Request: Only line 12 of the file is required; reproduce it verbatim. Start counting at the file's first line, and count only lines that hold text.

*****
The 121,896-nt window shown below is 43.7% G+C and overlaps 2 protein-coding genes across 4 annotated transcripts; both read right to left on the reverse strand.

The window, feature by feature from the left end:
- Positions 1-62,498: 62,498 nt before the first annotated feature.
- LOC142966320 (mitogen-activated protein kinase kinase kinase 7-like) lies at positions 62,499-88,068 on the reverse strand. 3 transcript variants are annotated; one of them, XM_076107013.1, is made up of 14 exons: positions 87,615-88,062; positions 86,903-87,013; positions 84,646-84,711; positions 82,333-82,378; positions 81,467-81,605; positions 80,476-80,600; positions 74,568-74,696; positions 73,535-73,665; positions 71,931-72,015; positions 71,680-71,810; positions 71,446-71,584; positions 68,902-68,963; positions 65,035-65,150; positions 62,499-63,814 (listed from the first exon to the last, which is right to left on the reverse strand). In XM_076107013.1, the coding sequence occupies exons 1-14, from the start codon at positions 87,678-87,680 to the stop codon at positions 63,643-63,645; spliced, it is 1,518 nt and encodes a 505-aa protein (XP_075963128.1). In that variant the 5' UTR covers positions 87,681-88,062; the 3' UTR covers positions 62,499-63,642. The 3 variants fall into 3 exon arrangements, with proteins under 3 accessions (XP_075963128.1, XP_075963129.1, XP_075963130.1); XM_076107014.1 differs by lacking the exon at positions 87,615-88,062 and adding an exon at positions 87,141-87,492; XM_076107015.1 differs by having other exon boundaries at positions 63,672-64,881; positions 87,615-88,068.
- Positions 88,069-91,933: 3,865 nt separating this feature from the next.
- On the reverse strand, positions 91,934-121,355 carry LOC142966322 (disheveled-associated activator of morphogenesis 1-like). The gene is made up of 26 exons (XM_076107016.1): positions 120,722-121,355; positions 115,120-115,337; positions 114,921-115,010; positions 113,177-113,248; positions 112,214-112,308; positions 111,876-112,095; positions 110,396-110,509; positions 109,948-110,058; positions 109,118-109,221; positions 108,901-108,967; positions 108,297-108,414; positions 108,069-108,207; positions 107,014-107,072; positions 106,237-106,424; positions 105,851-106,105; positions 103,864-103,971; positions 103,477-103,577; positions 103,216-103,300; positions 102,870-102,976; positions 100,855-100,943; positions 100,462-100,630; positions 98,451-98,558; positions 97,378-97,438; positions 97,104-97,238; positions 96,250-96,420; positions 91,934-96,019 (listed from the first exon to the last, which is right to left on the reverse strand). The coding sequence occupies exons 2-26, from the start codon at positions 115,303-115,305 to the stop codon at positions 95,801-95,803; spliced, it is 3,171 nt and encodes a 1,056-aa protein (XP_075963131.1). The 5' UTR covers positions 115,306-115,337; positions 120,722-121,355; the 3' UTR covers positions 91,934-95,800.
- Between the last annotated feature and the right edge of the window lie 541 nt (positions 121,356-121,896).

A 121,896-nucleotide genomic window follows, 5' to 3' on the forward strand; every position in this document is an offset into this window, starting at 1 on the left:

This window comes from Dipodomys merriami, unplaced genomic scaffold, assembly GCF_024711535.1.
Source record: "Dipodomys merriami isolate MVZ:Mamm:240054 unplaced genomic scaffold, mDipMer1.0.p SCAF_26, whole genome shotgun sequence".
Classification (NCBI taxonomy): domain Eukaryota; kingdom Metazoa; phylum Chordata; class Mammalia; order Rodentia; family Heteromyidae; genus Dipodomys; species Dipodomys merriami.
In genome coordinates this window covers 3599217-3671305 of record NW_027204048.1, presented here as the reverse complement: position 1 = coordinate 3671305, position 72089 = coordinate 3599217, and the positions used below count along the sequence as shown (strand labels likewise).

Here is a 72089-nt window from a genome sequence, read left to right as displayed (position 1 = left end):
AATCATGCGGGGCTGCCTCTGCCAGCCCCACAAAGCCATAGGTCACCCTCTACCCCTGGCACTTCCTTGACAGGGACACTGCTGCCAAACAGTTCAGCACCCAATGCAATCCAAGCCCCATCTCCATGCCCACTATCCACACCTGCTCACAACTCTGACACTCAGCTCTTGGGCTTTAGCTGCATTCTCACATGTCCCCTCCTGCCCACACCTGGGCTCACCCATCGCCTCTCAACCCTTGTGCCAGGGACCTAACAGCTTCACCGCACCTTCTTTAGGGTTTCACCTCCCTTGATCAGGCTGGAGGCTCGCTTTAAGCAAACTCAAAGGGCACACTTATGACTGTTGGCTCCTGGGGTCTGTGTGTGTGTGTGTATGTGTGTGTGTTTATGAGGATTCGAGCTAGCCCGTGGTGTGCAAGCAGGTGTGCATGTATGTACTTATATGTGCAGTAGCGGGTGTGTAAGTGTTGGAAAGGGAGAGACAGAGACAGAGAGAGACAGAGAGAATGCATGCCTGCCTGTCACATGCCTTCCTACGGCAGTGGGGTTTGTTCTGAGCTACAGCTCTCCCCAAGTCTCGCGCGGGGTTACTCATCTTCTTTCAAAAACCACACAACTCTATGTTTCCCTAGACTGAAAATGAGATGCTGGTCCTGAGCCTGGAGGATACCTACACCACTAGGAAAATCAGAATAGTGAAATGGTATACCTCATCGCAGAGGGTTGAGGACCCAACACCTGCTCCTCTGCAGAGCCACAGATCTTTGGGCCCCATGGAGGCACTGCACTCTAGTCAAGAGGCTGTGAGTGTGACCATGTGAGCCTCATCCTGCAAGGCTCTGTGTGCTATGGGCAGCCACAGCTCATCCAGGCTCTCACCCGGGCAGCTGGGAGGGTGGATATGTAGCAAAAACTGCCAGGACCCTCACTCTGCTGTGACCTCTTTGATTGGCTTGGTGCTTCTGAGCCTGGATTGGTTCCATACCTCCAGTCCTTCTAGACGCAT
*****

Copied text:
In genome coordinates this window covers 3599217-3671305 of record NW_027204048.1, presented here as the reverse complement: position 1 = coordinate 3671305, position 72089 = coordinate 3599217, and the positions used below count along the sequence as shown (strand labels likewise).